Military spokesman tells VOA the project is part of administrative and security measures taken to secure the mountainous border with Afghanistan More

Photogallery Typhoon Kalmaegi Makes Landfall in Philippines

Storm makes landfall late Sunday, cutting power and communications lines and forcing people to flee to higher ground More

Featured Videos

Your JavaScript is turned off or you have an old version of Adobe's Flash Player. Get the latest Flash player.
Scotland Independence Bid Stokes Global Interesti
X
Henry Ridgwell
September 12, 2014 8:35 PM
The people of Scotland are preparing to vote on whether to become independent and break away from the rest of Britain, in a referendum being watched carefully in many other countries. Some see it as a risky experiment; while others hope a successful vote for independence might energize their own separatist demands. Foreign immigrants to Scotland have a front row seat for the vote. VOA’s Henry Ridgwell spoke to some of them in Edinburgh.
Video

Video Scotland Independence Bid Stokes Global Interest

The people of Scotland are preparing to vote on whether to become independent and break away from the rest of Britain, in a referendum being watched carefully in many other countries. Some see it as a risky experiment; while others hope a successful vote for independence might energize their own separatist demands. Foreign immigrants to Scotland have a front row seat for the vote. VOA’s Henry Ridgwell spoke to some of them in Edinburgh.
Video

Video Washington DC Mural Artists Help Beautify City

Like many cities, Washington has a graffiti problem. Buildings and homes, especially in low-income neighborhoods, are often targets of illegal artwork. But as we hear from VOA’s Julie Taboh, officials in the nation's capital have come up with an innovative program that uses the talents of local artists to beautify the city.
Video

Video Palestinians Turn to Rebuilding Gaza

After almost two months of conflict in Gaza, Palestinians are preparing to rebuild the isolated Mediterranean enclave with assistance from abroad. Meanwhile, an international human rights group has found that Israel likely violated international laws of war during some of its attacks on Gaza. Zlatica Hoke has more.
Video

Video US Muslim Leaders Condemn Islamic State

Leaders of America's Muslim community are condemning the violent extremism of the Islamic State group in Iraq and Syria. The U.S. Muslim leaders say militants are exploiting their faith in a failed effort to justify violent extremism. VOA correspondent Meredith Buel reports.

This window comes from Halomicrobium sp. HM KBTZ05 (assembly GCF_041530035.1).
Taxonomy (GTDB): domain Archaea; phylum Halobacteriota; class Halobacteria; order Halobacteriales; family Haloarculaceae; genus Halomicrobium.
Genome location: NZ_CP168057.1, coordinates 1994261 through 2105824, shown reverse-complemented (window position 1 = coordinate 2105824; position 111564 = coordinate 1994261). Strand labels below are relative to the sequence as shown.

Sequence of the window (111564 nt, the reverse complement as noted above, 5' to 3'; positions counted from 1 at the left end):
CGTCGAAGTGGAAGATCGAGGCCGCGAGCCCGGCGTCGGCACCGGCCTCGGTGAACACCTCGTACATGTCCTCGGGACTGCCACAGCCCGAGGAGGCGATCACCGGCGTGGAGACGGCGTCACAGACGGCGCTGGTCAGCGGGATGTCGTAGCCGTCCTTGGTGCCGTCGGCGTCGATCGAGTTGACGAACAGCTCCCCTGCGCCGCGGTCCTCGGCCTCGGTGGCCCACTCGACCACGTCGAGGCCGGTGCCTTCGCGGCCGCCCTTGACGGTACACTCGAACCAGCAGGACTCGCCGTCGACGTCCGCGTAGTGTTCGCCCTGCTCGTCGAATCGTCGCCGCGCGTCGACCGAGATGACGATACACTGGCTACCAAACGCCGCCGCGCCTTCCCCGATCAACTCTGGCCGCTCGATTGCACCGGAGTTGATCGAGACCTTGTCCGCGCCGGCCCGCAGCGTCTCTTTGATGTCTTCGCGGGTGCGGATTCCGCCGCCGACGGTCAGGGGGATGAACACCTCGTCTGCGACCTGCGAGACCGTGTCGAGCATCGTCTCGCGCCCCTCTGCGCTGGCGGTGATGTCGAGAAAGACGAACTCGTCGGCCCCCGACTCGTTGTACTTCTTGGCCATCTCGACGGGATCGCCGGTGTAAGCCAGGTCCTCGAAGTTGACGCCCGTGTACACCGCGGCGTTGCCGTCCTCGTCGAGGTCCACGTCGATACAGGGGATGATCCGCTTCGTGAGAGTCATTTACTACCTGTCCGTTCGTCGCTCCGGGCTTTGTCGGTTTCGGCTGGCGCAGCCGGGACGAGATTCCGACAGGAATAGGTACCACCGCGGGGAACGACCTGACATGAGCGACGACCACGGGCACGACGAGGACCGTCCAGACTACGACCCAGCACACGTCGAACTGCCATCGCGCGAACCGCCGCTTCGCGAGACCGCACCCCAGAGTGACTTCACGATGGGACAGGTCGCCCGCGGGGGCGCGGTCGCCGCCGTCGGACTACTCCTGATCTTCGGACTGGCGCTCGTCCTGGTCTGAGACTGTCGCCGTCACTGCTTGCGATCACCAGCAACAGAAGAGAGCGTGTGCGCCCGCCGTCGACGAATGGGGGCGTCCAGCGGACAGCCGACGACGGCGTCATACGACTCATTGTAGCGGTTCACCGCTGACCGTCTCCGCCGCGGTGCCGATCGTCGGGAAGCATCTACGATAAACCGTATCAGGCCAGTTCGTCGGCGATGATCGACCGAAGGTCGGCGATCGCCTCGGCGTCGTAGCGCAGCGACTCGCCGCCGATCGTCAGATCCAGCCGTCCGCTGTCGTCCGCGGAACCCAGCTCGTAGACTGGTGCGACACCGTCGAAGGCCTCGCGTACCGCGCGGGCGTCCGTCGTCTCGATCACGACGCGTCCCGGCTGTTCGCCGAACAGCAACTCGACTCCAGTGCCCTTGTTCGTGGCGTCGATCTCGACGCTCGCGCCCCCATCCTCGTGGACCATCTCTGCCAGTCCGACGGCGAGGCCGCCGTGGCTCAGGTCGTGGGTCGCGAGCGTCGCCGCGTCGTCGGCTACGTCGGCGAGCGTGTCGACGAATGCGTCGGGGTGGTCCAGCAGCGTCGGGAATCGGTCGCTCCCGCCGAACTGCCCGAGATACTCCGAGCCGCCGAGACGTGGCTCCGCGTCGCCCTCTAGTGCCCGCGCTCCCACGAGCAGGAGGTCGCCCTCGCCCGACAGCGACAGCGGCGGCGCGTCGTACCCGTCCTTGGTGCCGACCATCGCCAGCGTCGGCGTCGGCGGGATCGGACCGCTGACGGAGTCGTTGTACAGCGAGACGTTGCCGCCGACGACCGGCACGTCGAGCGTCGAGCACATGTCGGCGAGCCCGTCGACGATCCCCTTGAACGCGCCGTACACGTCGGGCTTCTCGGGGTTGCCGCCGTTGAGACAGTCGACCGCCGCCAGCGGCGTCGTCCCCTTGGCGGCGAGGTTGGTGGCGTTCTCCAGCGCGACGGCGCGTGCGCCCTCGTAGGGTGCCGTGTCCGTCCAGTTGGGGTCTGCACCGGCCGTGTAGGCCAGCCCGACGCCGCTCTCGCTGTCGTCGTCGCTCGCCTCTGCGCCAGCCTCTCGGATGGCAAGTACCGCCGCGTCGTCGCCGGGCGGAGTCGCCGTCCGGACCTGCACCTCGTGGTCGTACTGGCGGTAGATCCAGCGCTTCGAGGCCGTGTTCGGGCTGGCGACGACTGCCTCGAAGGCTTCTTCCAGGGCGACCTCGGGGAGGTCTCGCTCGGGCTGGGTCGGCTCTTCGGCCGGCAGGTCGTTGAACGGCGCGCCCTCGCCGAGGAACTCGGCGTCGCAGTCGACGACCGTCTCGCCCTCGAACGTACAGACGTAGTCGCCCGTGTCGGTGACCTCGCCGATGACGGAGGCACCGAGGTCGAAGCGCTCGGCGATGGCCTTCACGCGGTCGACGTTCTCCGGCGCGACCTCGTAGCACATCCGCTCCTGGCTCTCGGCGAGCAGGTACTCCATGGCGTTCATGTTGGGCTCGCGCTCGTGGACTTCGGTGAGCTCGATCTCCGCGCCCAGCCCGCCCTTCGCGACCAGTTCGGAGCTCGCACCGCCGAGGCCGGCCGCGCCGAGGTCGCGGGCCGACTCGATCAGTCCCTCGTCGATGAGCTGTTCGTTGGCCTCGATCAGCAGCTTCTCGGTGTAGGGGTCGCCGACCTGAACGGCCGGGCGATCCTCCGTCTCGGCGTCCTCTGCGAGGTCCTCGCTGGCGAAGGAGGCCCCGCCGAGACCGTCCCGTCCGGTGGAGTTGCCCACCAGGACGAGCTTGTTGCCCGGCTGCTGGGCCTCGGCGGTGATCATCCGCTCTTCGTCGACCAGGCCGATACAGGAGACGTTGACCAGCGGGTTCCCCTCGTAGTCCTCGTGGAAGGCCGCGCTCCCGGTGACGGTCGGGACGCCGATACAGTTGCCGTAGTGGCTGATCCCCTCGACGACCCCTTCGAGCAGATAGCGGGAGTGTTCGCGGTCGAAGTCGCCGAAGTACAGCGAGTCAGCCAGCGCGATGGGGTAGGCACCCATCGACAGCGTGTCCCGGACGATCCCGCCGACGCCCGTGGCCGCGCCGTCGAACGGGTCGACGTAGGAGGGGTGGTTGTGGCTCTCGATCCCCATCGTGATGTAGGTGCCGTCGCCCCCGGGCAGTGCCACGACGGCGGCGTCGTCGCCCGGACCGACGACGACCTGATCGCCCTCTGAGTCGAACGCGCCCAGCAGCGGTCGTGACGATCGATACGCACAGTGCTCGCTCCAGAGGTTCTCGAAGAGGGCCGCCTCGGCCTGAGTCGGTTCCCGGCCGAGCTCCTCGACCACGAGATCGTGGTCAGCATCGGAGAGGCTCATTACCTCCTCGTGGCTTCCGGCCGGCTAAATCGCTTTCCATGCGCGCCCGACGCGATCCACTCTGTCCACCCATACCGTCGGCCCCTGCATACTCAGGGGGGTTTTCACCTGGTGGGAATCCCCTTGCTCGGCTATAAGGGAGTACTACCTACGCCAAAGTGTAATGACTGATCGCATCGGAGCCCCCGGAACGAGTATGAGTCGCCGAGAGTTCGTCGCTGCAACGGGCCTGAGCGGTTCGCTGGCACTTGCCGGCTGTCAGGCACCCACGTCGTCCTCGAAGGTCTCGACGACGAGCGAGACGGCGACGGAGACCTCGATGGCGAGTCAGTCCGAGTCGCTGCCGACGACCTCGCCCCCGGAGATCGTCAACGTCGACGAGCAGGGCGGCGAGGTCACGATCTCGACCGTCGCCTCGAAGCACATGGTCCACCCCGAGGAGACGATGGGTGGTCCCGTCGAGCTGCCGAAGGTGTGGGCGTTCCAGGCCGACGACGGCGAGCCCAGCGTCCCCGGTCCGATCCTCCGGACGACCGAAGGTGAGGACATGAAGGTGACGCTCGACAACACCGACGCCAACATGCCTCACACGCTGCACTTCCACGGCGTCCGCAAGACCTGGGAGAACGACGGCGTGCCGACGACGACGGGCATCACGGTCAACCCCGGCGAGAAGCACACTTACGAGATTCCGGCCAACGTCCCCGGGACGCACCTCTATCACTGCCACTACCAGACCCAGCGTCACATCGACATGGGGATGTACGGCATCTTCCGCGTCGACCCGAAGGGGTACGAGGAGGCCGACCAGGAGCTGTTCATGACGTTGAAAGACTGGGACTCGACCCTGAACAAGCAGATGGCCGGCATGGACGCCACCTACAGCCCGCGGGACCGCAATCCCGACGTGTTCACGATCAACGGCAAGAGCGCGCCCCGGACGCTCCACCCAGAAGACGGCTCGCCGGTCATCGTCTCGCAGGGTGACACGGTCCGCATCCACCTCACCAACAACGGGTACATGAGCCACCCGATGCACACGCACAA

Video

Video Middle Eastern Church Leaders Highlight Christians’ Plight

Patriarchs of Eastern Rite churches came to Washington this week to draw attention to the attacks against Christians in Syria, Iraq and elsewhere in the Middle East. VOA’s religion correspondent Jerome Socolovsky has more.
Video

Video Americans' Reaction Mixed on Obama Strategy for Islamic State Militants

President Barack Obama’s televised speech on how the United States plans to “degrade and destroy” the group known as the Islamic State reached a prime-time audience of millions. And it came as Americans appear more willing to embrace a bolder, tougher approach to foreign policy. VOA producer Katherine Gypson and reporter Jeff Seldin have this report from Washington.
Video

Video Authorities Allege LA Fashion Industry-Cartel Ties

U.S. officials say they have broken up crime rings that funneled tens of millions of dollars from Mexican drug cartels through fashion businesses in Los Angeles. Mike O'Sullivan reports that authorities announced nine arrests, as 1,000 law enforcement agents fanned out through the city on Wednesday.
Video

Video Bedouin Woman Runs Successful Business in Palestinian City

A Bedouin woman is breaking social taboos by running a successful vacation resort in the Palestinian town of Jericho. Bedouins are a sub-group of Arabs known for their semi-nomadic lifestyle. Zlatica Hoke says the resort in the West Bank's Jordan Valley is a model of success for women in the region.


Carnage and mayhem are part of daily life in northern Nigeria, the result of a terror campaign by the Islamist group Boko Haram. Fears are growing that Nigeria’s government may not know how to counter it, and may be making things worse. More

AppleAndroid